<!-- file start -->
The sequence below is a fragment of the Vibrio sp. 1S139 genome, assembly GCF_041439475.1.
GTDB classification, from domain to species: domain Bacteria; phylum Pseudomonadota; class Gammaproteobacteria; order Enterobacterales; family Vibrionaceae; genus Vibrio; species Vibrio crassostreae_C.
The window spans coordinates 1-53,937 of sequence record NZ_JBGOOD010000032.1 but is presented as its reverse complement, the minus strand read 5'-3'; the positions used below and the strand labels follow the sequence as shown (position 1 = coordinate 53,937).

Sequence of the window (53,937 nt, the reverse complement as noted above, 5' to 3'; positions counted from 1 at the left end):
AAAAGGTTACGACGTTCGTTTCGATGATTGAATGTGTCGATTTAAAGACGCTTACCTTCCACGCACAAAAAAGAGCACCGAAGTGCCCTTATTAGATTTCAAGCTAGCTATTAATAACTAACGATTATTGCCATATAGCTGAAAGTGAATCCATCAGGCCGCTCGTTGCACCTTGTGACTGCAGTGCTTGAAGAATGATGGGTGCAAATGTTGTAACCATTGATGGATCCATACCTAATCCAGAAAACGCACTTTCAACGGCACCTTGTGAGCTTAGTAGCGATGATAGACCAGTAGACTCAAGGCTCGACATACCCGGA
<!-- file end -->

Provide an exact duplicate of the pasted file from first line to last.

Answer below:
The sequence below is a fragment of the Vibrio sp. 1S139 genome, assembly GCF_041439475.1.
GTDB classification, from domain to species: domain Bacteria; phylum Pseudomonadota; class Gammaproteobacteria; order Enterobacterales; family Vibrionaceae; genus Vibrio; species Vibrio crassostreae_C.
The window spans coordinates 1-53,937 of sequence record NZ_JBGOOD010000032.1 but is presented as its reverse complement, the minus strand read 5'-3'; the positions used below and the strand labels follow the sequence as shown (position 1 = coordinate 53,937).

Sequence of the window (53,937 nt, the reverse complement as noted above, 5' to 3'; positions counted from 1 at the left end):
AAAAGGTTACGACGTTCGTTTCGATGATTGAATGTGTCGATTTAAAGACGCTTACCTTCCACGCACAAAAAAGAGCACCGAAGTGCCCTTATTAGATTTCAAGCTAGCTATTAATAACTAACGATTATTGCCATATAGCTGAAAGTGAATCCATCAGGCCGCTCGTTGCACCTTGTGACTGCAGTGCTTGAAGAATGATGGGTGCAAATGTTGTAACCATTGATGGATCCATACCTAATCCAGAAAACGCACTTTCAACGGCACCTTGTGAGCTTAGTAGCGATGATAGACCAGTAGACTCAAGGCTCGACATACCCGGA